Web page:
The authors would have made admirable forensic scientists in the police department, or detectives in the Sherlockian manner. Their work is a triumph of inductive and deductive reasoning. They capably postulate the existence of sketchbooks which haven’t turned up, and confidently define a proper order for the leaves, extant or missing, of the very many mutilated books, such as that for the Pastoral Symphony, of which we are informed that now ‘only five leaves remain unaccounted for, including the one that Ludwig Landsberg gave away in 1852 to the wife of the French ambassador in Rome.’ Tiny flashes of history like that are the book’s delight, and as the disappearance and reappearance down the years of the precious volume is traced, their various owners come flickeringly into view with the peculiar fascination of those illustrious patients in Freud’s casebook: ‘A note in a handwritten catalogue of the Artaria collection that Nottebohm compiled ... indicates that the buyer of Notirungsbuch A [‘Kullak’] ... was a Russian nobleman named Balsch, who lived in Odessa. Nothing further is known of the sketchbook until 1880, when it was given to the Berlin Royal Library by the composer Franz Kullak (1844-1913).’ The history of the Beethoven sketchbooks offers material for any number of Jamesian tales of ‘the papers’.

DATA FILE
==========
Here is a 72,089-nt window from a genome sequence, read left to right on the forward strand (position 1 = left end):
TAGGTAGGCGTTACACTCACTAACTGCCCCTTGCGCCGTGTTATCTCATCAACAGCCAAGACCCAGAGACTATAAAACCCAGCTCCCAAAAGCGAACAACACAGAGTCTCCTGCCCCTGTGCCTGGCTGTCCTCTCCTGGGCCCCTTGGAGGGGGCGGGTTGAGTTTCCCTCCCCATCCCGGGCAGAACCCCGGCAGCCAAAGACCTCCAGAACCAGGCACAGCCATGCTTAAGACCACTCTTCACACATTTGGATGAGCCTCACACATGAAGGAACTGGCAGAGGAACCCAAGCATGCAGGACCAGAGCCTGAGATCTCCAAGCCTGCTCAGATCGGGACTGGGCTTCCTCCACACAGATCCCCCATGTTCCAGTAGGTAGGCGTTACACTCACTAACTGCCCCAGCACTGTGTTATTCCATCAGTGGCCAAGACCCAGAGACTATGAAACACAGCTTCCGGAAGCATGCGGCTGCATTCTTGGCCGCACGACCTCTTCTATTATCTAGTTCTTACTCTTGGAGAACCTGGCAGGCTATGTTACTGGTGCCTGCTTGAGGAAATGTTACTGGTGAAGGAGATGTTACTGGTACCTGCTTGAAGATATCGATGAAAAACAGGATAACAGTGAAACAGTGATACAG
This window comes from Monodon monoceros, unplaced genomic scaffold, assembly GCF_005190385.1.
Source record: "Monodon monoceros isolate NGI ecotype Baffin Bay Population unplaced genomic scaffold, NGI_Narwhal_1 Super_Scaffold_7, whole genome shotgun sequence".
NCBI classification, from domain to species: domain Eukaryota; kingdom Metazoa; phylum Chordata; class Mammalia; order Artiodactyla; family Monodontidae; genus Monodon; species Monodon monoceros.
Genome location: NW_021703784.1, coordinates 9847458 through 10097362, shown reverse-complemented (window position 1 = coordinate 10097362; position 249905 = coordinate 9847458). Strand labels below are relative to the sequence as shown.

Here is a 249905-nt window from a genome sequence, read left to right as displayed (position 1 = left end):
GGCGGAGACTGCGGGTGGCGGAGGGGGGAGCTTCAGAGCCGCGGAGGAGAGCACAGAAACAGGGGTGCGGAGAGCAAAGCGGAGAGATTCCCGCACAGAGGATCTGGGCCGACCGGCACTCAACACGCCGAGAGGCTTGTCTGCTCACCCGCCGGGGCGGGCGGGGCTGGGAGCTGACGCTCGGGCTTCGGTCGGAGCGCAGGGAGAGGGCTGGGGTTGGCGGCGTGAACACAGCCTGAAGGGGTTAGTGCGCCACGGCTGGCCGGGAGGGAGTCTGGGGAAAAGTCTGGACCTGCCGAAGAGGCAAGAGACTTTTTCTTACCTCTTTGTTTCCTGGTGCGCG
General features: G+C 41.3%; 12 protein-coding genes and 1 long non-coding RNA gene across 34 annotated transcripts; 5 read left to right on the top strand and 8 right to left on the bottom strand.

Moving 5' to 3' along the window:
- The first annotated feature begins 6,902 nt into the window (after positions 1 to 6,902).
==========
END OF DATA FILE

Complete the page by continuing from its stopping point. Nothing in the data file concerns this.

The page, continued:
The present volume is the product of immense labour, comparable to that of Kathleen Coburn in deciphering and editing Coleridge’s notebooks, or of Peter Blayney in scientifically reinstating the Quarto text of Lear. It is tempting to find in it a humble mirror of Beethoven’s own. Just as masterpieces were ultimately drawn from his proliferating, errant, inchoate sketches and the mess of his personal life (the unsavoury episode of Beethoven and his nephew, during which very little music was composed, seems like the pure externalisation of sketch-chaos, when persons and emotions were treated with the same ruthless abandon as ideas in a notebook), so those sketches themselves have now been salvaged from the mess of history and bequeathed to scholarship. With the book of the sketchbooks, we can recover the sketchbooks, and the latter, like all great artists’ preliminary drafts – Yeats’s, Eliot’s, Mahler’s (the sketch score of whose Ninth Symphony, missing its last movement, suffered a typically Beethovenian fate, with Mahler’s widow apparently giving away leaves as a dinner-party souvenir) – provide a key to the utterance and satisfaction of the myth. ‘There is nothing mysterious about sketches,’ the authors begin their book: yet the Beethoven myth is furthered by the survival of sketchbooks, which sacralise even as they demystify his ‘thematic process’. It isn’t only watermarks which glow through the time-torn MSS.